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(LEAD) Leaders to voice concerns over N.K.'s SLBM test at regional summit: source

All News 16:14 September 01, 2016

(ATTN: ADDS reaction by Seoul's foreign ministry in last 3 paras)

SEOUL, Sept. 1 (Yonhap) -- A group of 18 nations, mainly in Asia, is discussing ways to express their joint concerns over North Korea's submarine missile test in a statement to be released at next week's regional summit, a diplomatic source said Thursday.

The source said that a strong message against North Korea's nuclear and missile tests is likely to be contained in a chairman's statement when leaders from South Korea and others meet in Laos next Wednesday and Thursday for the East Asia Summit (EAS).

"Like-minded countries are holding prior consultations over the matter," the source said.

A meeting of the East Asia Summit (EAS) is a forum grouping the 10 ASEAN nations plus its eight dialogue partners, including South Korea, the United States, China and Japan.

Last week, North Korea's submarine-launched ballistic missile (SLBM) flew about 500 kilometers toward Japan, marking the longest flight by such a missile. North Korean leader Kim Jong-un called the launch "the greatest success," saying the country has the full capability to carry out a nuclear strike.

The U.N. Security Council (UNSC) on Friday issued a press statement strongly denouncing North Korea's last four ballistic missile launches, including its SLBM test.

A statement issued in July by the East Asia Summit Foreign Ministers' Meeting showed that the top diplomats expressed concern over recent developments in North Korea and its nuclear tests and ballistic missile launches that clearly go against all UNSC resolutions.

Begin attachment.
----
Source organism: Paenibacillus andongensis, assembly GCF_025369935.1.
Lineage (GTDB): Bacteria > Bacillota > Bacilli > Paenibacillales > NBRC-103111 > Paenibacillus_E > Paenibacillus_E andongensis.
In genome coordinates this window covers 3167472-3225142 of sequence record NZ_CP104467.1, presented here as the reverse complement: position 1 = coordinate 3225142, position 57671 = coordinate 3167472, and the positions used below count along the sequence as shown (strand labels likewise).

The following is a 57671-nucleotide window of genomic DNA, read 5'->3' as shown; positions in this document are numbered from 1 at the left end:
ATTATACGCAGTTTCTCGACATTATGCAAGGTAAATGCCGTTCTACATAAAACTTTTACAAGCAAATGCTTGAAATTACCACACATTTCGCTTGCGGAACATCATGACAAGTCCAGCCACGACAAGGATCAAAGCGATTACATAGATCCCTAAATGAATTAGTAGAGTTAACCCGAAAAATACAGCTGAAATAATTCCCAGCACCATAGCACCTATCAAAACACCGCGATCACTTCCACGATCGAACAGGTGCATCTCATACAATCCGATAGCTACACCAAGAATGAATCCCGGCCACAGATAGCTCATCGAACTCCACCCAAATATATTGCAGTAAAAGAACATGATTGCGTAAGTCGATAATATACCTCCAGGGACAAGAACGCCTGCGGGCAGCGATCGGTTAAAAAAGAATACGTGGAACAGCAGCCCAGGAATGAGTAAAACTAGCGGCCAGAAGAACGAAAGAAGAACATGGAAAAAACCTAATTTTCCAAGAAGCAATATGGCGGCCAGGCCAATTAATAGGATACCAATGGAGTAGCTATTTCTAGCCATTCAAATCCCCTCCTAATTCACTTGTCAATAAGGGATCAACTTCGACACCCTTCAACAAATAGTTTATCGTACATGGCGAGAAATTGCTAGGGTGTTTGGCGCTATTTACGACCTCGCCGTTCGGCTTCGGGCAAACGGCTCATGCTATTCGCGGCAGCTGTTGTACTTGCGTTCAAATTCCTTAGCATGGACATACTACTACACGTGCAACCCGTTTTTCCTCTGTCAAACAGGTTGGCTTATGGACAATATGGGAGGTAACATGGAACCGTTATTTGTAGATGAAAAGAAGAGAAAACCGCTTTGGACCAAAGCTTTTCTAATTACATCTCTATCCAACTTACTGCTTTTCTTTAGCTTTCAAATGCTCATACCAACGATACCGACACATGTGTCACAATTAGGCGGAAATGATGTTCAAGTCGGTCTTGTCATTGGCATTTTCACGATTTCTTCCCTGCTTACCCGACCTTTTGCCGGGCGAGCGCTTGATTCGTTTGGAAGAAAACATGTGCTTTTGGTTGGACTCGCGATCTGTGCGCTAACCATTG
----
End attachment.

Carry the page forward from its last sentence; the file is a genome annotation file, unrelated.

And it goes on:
North Korea's SLBM test is fueling urgency for U.S. President Barack Obama and other East Asia leaders to discuss the matter when they hold the EAS meeting next week, U.S. Assistant Secretary of State Daniel Russel said Tuesday.

Seoul's foreign ministry said that the international community should create a united front in reaffirming zero tolerance toward Pyongyang's nukes at a time when North Korea could conduct another nuclear test.

"Relevant countries are in close consultations to send a strong message against North Korea's (nuclear and missile programs) at the upcoming summit," Cho June-hyuck, ministry spokesman, told a regular press briefing.

The UNSC imposed its toughest sanctions on the North in March over its fourth nuclear test in January and long-range rocket launch in the following month. It also conducted nuclear tests in 2006, 2009 and 2013.


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